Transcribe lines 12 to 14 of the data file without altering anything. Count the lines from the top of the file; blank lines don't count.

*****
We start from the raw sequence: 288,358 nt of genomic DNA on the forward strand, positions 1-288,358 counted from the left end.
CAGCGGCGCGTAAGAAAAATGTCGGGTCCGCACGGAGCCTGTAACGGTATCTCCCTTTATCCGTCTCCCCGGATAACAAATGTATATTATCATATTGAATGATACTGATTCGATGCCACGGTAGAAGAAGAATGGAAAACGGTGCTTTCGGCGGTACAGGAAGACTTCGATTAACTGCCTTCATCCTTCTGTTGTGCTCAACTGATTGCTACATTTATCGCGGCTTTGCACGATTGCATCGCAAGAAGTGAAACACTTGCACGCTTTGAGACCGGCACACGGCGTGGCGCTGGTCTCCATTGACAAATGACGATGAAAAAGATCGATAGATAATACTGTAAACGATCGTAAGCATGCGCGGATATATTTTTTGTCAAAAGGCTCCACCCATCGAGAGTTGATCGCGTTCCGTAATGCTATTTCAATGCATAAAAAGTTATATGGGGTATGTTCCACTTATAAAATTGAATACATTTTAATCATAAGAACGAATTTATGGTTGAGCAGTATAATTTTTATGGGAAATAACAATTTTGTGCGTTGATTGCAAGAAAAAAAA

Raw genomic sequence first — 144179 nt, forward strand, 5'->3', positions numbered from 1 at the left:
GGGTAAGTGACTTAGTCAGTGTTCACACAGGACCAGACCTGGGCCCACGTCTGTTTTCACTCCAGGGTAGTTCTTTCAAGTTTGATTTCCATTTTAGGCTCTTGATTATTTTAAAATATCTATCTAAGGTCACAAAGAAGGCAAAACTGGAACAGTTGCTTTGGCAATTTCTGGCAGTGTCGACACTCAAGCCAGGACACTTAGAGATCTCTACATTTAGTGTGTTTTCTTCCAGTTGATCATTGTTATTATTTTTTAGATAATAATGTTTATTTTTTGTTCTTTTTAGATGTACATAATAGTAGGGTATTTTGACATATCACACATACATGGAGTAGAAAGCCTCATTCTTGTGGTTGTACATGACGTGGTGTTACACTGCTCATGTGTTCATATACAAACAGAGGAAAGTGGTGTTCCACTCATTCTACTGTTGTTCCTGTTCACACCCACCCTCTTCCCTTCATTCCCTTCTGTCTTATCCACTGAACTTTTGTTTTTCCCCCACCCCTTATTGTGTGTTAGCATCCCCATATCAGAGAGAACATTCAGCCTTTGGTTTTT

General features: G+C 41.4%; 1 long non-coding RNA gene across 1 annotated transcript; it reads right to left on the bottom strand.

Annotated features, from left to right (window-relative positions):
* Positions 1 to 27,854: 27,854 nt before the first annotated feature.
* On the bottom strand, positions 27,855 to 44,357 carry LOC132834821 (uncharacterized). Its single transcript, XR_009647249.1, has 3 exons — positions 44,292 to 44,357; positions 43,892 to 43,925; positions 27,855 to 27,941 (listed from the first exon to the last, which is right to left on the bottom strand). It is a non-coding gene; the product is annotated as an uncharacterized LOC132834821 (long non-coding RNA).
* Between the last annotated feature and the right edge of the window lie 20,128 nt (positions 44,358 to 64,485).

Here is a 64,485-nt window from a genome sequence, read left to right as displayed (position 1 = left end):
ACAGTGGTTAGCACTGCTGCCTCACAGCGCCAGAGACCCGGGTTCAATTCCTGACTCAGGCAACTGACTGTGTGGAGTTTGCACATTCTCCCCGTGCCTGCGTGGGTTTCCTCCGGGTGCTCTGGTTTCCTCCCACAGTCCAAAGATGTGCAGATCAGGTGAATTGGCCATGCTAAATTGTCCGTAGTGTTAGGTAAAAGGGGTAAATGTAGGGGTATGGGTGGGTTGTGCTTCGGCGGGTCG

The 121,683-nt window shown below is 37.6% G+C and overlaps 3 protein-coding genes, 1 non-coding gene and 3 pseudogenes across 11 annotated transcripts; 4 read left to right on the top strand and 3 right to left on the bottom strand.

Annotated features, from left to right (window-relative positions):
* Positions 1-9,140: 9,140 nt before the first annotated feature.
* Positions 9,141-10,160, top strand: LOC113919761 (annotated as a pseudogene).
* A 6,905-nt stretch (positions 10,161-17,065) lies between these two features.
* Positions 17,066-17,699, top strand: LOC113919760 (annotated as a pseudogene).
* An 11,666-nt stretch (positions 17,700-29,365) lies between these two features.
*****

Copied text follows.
The 121,683-nt window shown below is 37.6% G+C and overlaps 3 protein-coding genes, 1 non-coding gene and 3 pseudogenes across 11 annotated transcripts; 4 read left to right on the top strand and 3 right to left on the bottom strand.

Annotated features, from left to right (window-relative positions):
* Positions 1-9,140: 9,140 nt before the first annotated feature.